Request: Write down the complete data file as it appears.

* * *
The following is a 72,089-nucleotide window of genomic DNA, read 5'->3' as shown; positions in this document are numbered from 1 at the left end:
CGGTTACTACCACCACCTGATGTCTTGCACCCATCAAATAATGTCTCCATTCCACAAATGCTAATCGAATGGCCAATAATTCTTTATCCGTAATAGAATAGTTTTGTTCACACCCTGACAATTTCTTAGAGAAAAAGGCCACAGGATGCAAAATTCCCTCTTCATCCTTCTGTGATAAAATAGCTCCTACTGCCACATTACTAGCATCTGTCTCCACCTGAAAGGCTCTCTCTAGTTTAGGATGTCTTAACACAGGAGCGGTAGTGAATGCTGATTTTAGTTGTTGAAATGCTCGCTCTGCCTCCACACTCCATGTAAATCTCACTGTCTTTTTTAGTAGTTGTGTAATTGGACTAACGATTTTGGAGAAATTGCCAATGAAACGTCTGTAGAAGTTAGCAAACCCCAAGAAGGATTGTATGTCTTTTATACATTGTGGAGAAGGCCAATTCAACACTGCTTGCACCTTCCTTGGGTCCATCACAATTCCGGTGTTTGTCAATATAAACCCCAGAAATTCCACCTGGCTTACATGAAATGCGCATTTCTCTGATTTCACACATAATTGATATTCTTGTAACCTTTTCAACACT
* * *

The following is a 72,089-nucleotide window of genomic DNA, read 5'->3' as shown; positions in this document are numbered from 1 at the left end:
CGGTTACTACCACCACCTGATGTCTTGCACCCATCAAATAATGTCTCCATTCCACAAATGCTAATCGAATGGCCAATAATTCTTTATCCGTAATAGAATAGTTTTGTTCACACCCTGACAATTTCTTAGAGAAAAAGGCCACAGGATGCAAAATTCCCTCTTCATCCTTCTGTGATAAAATAGCTCCTACTGCCACATTACTAGCATCTGTCTCCACCTGAAAGGCTCTCTCTAGTTTAGGATGTCTTAACACAGGAGCGGTAGTGAATGCTGATTTTAGTTGTTGAAATGCTCGCTCTGCCTCCACACTCCATGTAAATCTCACTGTCTTTTTTAGTAGTTGTGTAATTGGACTAACGATTTTGGAGAAATTGCCAATGAAACGTCTGTAGAAGTTAGCAAACCCCAAGAAGGATTGTATGTCTTTTATACATTGTGGAGAAGGCCAATTCAACACTGCTTGCACCTTCCTTGGGTCCATCACAATTCCGGTGTTTGTCAATATAAACCCCAGAAATTCCACCTGGCTTACATGAAATGCGCATTTCTCTGATTTCACACATAATTGATATTCTTGTAACCTTTTCAACACT